Marion, Ohio was home to two early steam engine companies: The Marion Manufacturing Company and Huber Manufacturing Company.
Two in one … that's what you had in Marion, Ohio, in the 1880s. Two steam traction engine and grain separator manufacturers in one town: rare, indeed. At the time, Marion had a population of about 12,000. The two were the Huber Mfg. Co. and the Marion Mfg. Co., builder of the Leader line of equipment.
The outgrowth of earlier partnerships, Huber Manufacturing Company was organized by Edwin Huber in 1874. The company began steam engine production in 1877 with a portable steam engine to power grain separators. In 1878 the company developed a self-propelled unit: a traction steam engine. Huber patented a return-flue boiler, which returned the heat back through the boiler. He claimed to have gained a 40 percent increase in fuel efficiency with the return flue compared to the straight-through flue heating system.
Huber built wood- and coal-fired engines for the Midwest and straw-fired engines for work in the prairie states. When working hard, a wood- and coal-fired engine could use up to three-quarters of a ton of coal per working day. But what about a straw-fired engine? Can you imagine how much straw it would take to fire a 25 hp engine for a day's run? Regardless, the fuel was cheap.
Huber manufactured steam engines in a range of sizes, from 5 and 6 hp portable units to 16, 18, 20, 25 and 30 hp traction engines. Huber also produced a full line of Supreme and Roto-Rack separators, a bean and pea thresher and a corn husker/shredder. Edwin Huber died in 1904; the company remained in operation under various owners until 1984.
Leader was the trade name for Marion Manufacturing Company, which was organized in 1886. The plant covered about three acres at the corners of West Center and Leader streets. John Hopkins was founding president and treasurer; Frederick Strobel and J.W. Stringer, superintendent of the separator department and general manager respectively, were generally acknowledged as the company's design geniuses. (Strobel earlier worked for Huber Mfg. Co., where he designed one of the company's separators.)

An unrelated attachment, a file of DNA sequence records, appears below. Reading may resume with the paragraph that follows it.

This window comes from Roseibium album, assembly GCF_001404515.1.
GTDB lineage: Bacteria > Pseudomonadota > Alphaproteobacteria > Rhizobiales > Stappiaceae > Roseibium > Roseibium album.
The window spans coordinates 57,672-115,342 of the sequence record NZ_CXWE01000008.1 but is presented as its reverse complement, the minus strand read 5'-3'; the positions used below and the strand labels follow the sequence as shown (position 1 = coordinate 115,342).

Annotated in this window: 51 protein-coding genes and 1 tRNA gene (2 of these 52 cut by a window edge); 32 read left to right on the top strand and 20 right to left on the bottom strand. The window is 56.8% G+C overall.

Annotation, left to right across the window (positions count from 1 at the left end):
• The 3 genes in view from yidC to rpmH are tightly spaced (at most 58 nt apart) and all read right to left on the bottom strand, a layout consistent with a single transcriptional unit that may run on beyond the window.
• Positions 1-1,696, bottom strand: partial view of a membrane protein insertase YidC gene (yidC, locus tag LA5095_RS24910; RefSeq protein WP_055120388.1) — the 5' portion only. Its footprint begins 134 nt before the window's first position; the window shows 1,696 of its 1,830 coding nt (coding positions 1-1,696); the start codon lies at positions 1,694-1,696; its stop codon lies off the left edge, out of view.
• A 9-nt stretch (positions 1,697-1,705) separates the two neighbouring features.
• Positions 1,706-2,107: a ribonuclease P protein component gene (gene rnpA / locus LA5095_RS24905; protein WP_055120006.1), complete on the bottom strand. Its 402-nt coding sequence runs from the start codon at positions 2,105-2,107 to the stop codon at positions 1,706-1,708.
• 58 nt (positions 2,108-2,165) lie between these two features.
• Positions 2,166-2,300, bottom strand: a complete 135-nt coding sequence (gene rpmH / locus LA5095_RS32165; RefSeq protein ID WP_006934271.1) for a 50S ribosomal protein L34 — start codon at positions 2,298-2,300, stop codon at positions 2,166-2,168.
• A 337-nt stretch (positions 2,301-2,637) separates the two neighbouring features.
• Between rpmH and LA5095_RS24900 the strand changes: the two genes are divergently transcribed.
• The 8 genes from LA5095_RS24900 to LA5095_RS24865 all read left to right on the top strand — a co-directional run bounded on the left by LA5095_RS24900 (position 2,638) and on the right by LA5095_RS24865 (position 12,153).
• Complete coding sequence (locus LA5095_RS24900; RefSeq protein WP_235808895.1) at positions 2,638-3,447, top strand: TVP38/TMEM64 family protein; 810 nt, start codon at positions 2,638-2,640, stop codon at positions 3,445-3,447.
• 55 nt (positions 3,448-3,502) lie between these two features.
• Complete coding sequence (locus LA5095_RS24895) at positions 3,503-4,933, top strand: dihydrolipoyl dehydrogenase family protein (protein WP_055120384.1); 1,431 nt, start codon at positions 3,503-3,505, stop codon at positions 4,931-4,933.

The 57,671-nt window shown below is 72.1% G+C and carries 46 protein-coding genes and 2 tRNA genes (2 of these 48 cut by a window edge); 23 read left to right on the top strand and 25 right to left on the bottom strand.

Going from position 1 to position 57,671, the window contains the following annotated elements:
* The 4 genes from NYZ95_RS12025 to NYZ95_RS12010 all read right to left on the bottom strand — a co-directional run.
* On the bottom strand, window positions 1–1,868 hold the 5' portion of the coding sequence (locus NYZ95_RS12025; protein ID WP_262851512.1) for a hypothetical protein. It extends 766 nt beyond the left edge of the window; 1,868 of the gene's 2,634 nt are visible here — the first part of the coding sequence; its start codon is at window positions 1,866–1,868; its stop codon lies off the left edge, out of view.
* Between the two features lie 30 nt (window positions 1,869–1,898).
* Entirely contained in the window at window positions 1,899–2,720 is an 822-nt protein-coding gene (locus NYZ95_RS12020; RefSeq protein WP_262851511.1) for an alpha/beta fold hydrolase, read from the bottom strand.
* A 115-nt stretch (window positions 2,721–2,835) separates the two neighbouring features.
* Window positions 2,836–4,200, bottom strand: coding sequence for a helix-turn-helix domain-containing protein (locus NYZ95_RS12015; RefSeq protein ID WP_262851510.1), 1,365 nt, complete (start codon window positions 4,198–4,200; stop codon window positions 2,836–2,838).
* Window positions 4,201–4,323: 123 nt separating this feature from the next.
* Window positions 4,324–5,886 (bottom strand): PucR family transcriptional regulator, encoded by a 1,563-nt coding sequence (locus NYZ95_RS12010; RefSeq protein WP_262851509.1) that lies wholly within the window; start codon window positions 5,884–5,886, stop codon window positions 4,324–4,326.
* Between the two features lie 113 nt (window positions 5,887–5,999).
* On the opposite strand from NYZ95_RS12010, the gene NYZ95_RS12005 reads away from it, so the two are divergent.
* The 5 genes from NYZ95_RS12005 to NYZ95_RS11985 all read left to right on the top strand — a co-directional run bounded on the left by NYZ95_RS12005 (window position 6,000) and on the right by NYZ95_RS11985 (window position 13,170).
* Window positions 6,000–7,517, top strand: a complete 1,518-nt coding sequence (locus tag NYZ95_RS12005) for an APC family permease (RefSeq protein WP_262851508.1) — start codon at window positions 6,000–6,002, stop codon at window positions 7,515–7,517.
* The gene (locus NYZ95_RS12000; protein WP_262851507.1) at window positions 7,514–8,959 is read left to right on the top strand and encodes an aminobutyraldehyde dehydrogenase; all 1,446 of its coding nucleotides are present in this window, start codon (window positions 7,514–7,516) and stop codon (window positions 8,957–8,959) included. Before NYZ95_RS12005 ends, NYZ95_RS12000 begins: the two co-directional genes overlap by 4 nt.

By 1904, the company's founding officers were replaced. Six years later Marion Mfg. Co. entered bankruptcy proceedings and was sold to the Ohio Tractor Mfg. Co., Upper Sandusky, Ohio. Production of Leader engines and separators continued in Marion; production of Leader steam road rollers, gasoline-kerosene tractors and kerosene road rollers was moved to the Upper Sandusky plant. In 1915 bankruptcy loomed again. A year later, the plant was sold to a group of investors, and production at the site shifted to hearses and motor trucks.
Marion's Leader engine is unique and a rare sight at shows. Leo Bard, Dearborn Heights, Mich., has a 20 hp engine, one of the few Leader traction engines still operational after all these years. The Mid-Ohio Antique Farm Machinery Club, Richwood, Ohio, owns an 18 hp engine.
Controls on Leader engines were conveniently located within the operator's reach, making it easier to shift gears, operate the clutch and line up the belt with the pulley. Leader traction engines came in 8, 12, 16 and 20 hp models.
The company never produced a large number of engines. Marion concentrated its efforts primarily in separator production. The company produced separators in two sizes: the Leader Western Special (33-by-48 inches and larger) and the Leader Junior (24-by-40 inches and 28-by-45 inches). A farmer could get by either with a swinging conveyor straw stacker or a wind (pneumatic) stacker, an automatic feeder and band cutter, and a bagging attachment with a weigher. Additionally, the company produced a complete line of threshing implements including water wagons and pumps.
Tom Spires, Lancaster, Ohio, once owned a Leader engine. He says that every man and boy working with a threshing crew was expected to know the steam engine whistle signals:
■ Two long blasts, work completed for the day;
■ One short blast, stop threshing machine;
■ Two short blasts, start threshing machine;
■ Three short blasts, more grain boxes needed;
■ One long followed by a series of short blasts, water needed;
■ Two long followed by two short blasts, moving to next farm;
■ Continuous short blasts, unusual distress or fire.
Next time you watch a threshing demonstration at a show and the separator is powered by a steam engine, pay attention to the whistles. See if the operator is using the correct signals and watch the crew to see if they recognize them as well. FC
James N. Boblenz grew up on a farm near New Bloomington, Ohio. He now lives in Marion, Ohio, and is interested in antique farm equipment, particularly rare and lesser-known tractors and related items. E-mail him at Jboblenz@aol.com.